- Index matches the prior week's score
- Current conditions score inches up slightly
- Economic outlook score slightly down
WASHINGTON, D.C. -- Gallup's U.S. Economic Confidence Index was -12 for the week ending Dec. 20. This is consistent with scores since September, which have ranged narrowly between -11 and -15.
And with the exception of a -17 score in late August, the index has held in that tight range of scores since July. Though steady, the index is far below the positive scores it registered early in 2015. Still, recent readings are significantly higher than they were for most of 2008 to 2012.
Gallup's Economic Confidence Index is the average of two components: how Americans rate current economic conditions and whether they believe the economy is improving or getting worse. The index has a theoretical high of +100, if all Americans rate the current economy positively and say it is improving. It has a theoretical low of -100, if all Americans rate the current economy poorly and say it is getting worse.
Current Conditions Score Inches to Six-Month High
For the week ending Dec. 20, 25% of Americans rated the current economy as "excellent" or "good," while 29% rated it as "poor," resulting in a current conditions score of -4. Meanwhile, the economic outlook score was -19, the result of 38% of Americans saying the economy is "getting better" and 57% saying it is "getting worse." Both showed modest fluctuation from prior weeks but remain consistent with recent scores.
Americans' confidence in the economy remained constant during a fairly notable historical moment -- the U.S. Federal Reserve's decision last week to raise interest rates. While some observers have attributed the Dow's rough week to this event, it does not appear to have had an immediate effect on how Americans feel about the national economy.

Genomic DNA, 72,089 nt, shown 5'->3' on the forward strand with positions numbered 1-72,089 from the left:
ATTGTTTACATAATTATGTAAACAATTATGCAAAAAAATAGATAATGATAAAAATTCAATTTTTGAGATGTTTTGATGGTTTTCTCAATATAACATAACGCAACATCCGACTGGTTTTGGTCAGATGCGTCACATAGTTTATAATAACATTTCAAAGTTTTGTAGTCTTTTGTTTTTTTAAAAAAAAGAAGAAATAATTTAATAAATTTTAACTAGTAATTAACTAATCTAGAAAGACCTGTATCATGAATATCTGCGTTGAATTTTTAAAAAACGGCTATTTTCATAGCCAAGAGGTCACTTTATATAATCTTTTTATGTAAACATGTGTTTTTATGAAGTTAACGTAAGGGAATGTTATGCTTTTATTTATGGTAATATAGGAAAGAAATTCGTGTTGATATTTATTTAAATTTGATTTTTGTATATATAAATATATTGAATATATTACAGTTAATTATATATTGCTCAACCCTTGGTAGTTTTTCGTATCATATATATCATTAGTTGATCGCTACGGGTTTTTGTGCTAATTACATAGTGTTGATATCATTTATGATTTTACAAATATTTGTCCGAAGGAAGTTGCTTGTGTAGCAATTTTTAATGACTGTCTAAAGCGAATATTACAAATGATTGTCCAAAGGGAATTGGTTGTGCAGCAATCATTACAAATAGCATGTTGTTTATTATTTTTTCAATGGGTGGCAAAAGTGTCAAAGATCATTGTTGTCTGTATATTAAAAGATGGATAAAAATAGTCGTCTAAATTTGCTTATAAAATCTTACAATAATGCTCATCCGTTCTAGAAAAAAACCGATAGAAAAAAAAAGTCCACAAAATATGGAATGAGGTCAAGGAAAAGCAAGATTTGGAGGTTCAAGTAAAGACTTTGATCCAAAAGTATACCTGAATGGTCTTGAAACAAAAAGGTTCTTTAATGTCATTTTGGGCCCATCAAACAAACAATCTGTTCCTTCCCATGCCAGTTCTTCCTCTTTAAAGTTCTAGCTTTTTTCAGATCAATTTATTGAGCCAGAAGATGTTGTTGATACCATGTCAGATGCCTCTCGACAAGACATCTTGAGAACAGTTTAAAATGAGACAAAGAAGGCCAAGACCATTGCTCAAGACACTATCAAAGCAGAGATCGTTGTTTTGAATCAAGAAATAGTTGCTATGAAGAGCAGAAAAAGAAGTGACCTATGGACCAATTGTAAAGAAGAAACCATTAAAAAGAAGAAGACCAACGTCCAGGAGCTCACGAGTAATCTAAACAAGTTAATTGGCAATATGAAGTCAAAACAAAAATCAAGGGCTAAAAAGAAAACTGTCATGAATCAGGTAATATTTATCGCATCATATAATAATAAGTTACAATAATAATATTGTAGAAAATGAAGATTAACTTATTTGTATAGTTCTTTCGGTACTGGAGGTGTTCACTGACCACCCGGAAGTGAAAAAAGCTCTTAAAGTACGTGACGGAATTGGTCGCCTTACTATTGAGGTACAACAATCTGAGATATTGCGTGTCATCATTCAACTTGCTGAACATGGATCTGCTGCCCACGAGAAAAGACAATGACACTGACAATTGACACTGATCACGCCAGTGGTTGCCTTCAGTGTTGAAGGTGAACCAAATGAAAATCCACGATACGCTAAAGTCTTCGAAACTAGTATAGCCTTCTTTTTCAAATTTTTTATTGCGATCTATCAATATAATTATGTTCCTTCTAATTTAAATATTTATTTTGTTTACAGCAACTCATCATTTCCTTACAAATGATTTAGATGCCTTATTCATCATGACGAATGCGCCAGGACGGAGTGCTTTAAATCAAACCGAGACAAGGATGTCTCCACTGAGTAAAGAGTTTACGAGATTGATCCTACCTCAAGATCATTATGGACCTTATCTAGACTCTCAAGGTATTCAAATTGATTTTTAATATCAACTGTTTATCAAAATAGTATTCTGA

Meanwhile, gas prices continued to drop last week, reaching their lowest level since 2009. The drop in gas prices was likely the main driver in Americans' greater confidence in the economy in late 2014 and early 2015. And the renewed drop in gas prices could provide average Americans with direct and concrete evidence of the economy's health.
These data are available in Gallup Analytics.
Results for this Gallup poll are based on telephone interviews conducted Dec. 14-20, 2015, on the Gallup U.S. Daily survey, with a random sample of 3,537 adults, aged 18 and older, living in all 50 U.S. states and the District of Columbia. For results based on the total sample of national adults, the margin of sampling error is ±2 percentage points at the 95% confidence level. All reported margins of sampling error include computed design effects for weighting.
Each sample of national adults includes a minimum quota of 60% cellphone respondents and 40% landline respondents, with additional minimum quotas by time zone within region. Landline and cellular telephone numbers are selected using random-digit-dial methods.
Learn more about how the Gallup U.S. Daily works.